Upgrades to vessel traffic management in key Black Sea ports is benefiting the trans-European transport network
Bulgaria has expanded the geographical spread of its vessel traffic management information system (VTMIS), improved its telecommunication infrastructure and deployed more e-navigation technology.
This VTMIS covers traffic into and out of two ports – Burgas and Varna – that are critical to shipping in the trans-European transport network.
Wärtsilä upgraded Bulgaria’s VTMIS with more traffic identification sensors and information services in a fourth phase of development. VTMIS improves the safe and efficient passage of vessels in and out of these port.
Operators also provide navigational assistance by giving ship captains information about potential dangers, such as shallow waters and hidden rocks.
VTMIS facilitates data exchange by distributing information about any ship heading to port – such as cargo or vessel type – to relevant stakeholders including authorities, shipowners, agents, towage providers, pilots and cleaning services.
Bulgaria’s VTMIS consists of sensors on 35 remote sites along the coast and control centres in Burgas and Varna ports. These sensors include coastal radar providing real-time data of all objects on the marine surface.
VTMIS also uses information from automatic identification system (AIS) shore stations, which receive data from transponders on vessels. This delivers data to VTMIS operators, such as tonnage, size and type of cargo, course, speed and co-ordinates.
Operators can use radiocommunications to speak with captain and crew on board a vessel and can visualise traffic using video cameras along the coast. These cameras also help operators to visually identify a vessel at up to 10 nautical miles.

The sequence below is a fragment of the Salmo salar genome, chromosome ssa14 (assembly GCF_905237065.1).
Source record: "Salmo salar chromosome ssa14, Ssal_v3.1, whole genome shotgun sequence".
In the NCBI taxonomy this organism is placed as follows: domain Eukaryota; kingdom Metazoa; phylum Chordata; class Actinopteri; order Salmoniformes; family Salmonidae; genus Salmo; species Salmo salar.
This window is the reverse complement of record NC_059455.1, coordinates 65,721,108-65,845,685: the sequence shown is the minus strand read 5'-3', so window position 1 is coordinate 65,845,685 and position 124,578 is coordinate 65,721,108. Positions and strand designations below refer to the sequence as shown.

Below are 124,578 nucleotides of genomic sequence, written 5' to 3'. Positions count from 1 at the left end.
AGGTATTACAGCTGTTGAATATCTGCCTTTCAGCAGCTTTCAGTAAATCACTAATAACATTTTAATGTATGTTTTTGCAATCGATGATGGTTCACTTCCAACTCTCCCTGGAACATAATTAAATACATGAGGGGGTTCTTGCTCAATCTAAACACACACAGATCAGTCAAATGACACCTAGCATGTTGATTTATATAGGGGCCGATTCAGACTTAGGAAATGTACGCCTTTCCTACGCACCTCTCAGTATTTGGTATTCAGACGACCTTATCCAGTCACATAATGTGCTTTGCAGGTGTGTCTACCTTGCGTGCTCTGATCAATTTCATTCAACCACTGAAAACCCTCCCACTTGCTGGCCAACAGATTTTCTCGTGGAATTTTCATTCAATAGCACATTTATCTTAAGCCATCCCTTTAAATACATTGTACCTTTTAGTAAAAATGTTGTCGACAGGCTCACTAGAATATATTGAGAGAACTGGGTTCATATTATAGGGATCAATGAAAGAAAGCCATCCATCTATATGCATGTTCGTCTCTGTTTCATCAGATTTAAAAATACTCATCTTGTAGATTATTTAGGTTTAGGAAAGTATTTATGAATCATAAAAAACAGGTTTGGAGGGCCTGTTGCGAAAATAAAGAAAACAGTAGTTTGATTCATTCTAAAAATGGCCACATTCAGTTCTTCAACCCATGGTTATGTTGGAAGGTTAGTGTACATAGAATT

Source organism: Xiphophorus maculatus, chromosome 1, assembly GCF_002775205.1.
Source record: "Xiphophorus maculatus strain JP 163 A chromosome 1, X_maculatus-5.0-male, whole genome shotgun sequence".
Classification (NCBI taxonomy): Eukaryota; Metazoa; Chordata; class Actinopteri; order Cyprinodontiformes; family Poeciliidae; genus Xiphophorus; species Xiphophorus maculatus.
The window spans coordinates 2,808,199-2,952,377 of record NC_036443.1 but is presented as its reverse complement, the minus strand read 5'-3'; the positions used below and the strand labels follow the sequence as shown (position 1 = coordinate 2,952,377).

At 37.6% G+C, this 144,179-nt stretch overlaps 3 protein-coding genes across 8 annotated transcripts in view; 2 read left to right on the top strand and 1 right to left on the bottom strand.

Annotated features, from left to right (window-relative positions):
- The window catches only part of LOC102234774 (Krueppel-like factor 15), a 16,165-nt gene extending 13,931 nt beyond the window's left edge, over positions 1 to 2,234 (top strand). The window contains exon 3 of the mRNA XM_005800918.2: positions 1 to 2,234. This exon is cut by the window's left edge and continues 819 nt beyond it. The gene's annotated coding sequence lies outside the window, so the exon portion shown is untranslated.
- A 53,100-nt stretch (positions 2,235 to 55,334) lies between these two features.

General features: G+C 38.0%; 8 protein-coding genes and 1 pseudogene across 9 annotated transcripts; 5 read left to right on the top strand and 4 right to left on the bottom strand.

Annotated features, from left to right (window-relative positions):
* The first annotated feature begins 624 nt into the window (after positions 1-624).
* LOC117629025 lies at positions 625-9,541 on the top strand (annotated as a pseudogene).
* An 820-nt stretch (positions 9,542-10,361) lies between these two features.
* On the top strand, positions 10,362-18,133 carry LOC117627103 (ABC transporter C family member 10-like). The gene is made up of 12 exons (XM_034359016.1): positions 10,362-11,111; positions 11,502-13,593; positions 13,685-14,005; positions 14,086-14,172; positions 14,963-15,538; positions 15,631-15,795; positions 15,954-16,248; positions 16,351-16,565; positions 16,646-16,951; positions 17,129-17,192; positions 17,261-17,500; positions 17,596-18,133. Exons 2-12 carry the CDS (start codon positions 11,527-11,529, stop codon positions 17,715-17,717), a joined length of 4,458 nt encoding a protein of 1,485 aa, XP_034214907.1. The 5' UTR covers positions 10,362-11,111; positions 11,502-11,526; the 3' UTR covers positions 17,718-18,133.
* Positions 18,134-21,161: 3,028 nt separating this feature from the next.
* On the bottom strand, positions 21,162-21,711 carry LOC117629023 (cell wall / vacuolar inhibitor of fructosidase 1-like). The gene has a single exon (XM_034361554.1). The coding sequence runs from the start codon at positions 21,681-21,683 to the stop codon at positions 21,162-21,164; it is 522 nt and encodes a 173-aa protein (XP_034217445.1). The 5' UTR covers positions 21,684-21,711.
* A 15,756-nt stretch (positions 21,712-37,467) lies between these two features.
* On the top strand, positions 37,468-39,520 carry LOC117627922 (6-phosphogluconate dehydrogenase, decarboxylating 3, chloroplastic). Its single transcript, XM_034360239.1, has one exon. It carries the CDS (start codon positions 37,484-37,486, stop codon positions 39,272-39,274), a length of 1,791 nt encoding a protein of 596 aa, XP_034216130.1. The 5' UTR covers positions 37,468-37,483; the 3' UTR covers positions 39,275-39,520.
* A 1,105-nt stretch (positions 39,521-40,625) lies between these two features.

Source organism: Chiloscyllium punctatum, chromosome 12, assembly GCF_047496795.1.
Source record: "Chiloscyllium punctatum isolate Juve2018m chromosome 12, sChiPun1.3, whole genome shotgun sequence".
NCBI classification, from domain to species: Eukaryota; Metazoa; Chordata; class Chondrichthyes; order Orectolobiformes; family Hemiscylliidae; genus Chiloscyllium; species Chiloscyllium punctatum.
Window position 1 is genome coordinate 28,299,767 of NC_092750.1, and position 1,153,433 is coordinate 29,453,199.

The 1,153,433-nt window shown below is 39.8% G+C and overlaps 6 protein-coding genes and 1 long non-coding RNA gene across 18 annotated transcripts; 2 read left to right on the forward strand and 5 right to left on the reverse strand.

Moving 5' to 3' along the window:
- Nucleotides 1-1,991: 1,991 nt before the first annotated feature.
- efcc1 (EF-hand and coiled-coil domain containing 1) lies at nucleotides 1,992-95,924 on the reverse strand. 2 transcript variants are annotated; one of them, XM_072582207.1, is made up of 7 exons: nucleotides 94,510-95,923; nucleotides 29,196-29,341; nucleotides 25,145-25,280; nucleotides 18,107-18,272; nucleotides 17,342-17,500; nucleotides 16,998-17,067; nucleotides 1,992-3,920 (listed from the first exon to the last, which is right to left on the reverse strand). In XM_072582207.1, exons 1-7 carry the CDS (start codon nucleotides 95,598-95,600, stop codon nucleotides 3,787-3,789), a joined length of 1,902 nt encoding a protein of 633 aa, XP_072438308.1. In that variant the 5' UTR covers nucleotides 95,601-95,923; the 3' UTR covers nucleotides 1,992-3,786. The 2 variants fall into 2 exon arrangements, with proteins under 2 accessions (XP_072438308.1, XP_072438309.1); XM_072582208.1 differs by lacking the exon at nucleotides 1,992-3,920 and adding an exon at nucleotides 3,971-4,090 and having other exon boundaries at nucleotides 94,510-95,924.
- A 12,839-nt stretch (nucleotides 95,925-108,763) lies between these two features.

VTMIS operators can collate and analyse data from these sensors on workstations at a central control centre to provide a vessel with navigational assistance, communicate with its captain, and assist with other services.
“The system is like a mixture between a vessel traffic management system and coastal surveillance system,” said Wärtsilä Voyage deputy director for project management Nicolay Leontiev.
The Bulgaria Ports Infrastructure Co and Ministry of Transport are responsible for all maritime traffic in the country’s territorial waters. It passes information from VTMIS to external services such as the coastguard, search and rescue, or maritime police.
During the implementation phase of the project, workstations compliant with Wärtsilä’s sea traffic management concept were installed. This platform enables online route exchange between vessels and the shore.
“A ship travelling from Australia to Varna, for example, can send its voyage plan to the port and the port will see when this vessel will arrive and see its route on a map, in order to predict its estimated time of arrival,” Mr Leontiev explains. “This port can then share this route with other ports.”
Wärtsilä products are in strict compliance with international regulations from IMO and International Association of Marine Aids to Navigation and Lighthouse Authorities.
During the latest upgrade, Wärtsilä introduced sophisticated processing algorithms, which can detect very small targets in operational systems, helping operators provide early-warning alerts to ships.
VTIMS also acts as a single window for information exchange between different maritime organisations.
This allows for easy transfer of Marpol emissions declarations and if a ship with dangerous cargo is detected, such information will be automatically available for the respective services and agencies required.
This article uses information from an Wärtsilä Insights article written by Natalie Marchant
Further information on vessel and voyage optimisation and benefits to the maritime industry can be found in Riviera Maritime Media’s webinars from the Vessel Optimisation Webinar Week, held 7-10 September, use this link to access these webinars from the library